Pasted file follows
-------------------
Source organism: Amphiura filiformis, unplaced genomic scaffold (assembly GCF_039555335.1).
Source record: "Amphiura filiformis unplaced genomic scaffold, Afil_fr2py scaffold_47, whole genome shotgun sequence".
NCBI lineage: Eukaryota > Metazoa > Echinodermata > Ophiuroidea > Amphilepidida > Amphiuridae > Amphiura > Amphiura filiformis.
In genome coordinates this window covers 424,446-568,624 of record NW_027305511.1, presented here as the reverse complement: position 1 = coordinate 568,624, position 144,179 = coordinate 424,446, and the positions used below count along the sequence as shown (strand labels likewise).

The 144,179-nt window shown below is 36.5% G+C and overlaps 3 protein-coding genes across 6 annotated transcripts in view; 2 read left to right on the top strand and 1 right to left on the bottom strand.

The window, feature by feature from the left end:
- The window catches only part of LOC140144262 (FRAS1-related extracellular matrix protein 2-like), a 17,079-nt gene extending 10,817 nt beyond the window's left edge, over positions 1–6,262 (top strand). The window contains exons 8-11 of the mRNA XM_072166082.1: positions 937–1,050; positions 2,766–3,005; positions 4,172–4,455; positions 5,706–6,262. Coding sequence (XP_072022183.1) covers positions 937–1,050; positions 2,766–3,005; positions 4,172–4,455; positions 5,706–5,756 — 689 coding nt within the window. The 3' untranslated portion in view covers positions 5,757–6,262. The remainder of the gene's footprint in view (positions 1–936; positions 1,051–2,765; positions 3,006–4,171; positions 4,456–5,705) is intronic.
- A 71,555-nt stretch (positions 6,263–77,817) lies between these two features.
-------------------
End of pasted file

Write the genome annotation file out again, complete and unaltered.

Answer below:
Source organism: Amphiura filiformis, unplaced genomic scaffold (assembly GCF_039555335.1).
Source record: "Amphiura filiformis unplaced genomic scaffold, Afil_fr2py scaffold_47, whole genome shotgun sequence".
NCBI lineage: Eukaryota > Metazoa > Echinodermata > Ophiuroidea > Amphilepidida > Amphiuridae > Amphiura > Amphiura filiformis.
In genome coordinates this window covers 424,446-568,624 of record NW_027305511.1, presented here as the reverse complement: position 1 = coordinate 568,624, position 144,179 = coordinate 424,446, and the positions used below count along the sequence as shown (strand labels likewise).

The 144,179-nt window shown below is 36.5% G+C and overlaps 3 protein-coding genes across 6 annotated transcripts in view; 2 read left to right on the top strand and 1 right to left on the bottom strand.

The window, feature by feature from the left end:
- The window catches only part of LOC140144262 (FRAS1-related extracellular matrix protein 2-like), a 17,079-nt gene extending 10,817 nt beyond the window's left edge, over positions 1–6,262 (top strand). The window contains exons 8-11 of the mRNA XM_072166082.1: positions 937–1,050; positions 2,766–3,005; positions 4,172–4,455; positions 5,706–6,262. Coding sequence (XP_072022183.1) covers positions 937–1,050; positions 2,766–3,005; positions 4,172–4,455; positions 5,706–5,756 — 689 coding nt within the window. The 3' untranslated portion in view covers positions 5,757–6,262. The remainder of the gene's footprint in view (positions 1–936; positions 1,051–2,765; positions 3,006–4,171; positions 4,456–5,705) is intronic.
- A 71,555-nt stretch (positions 6,263–77,817) lies between these two features.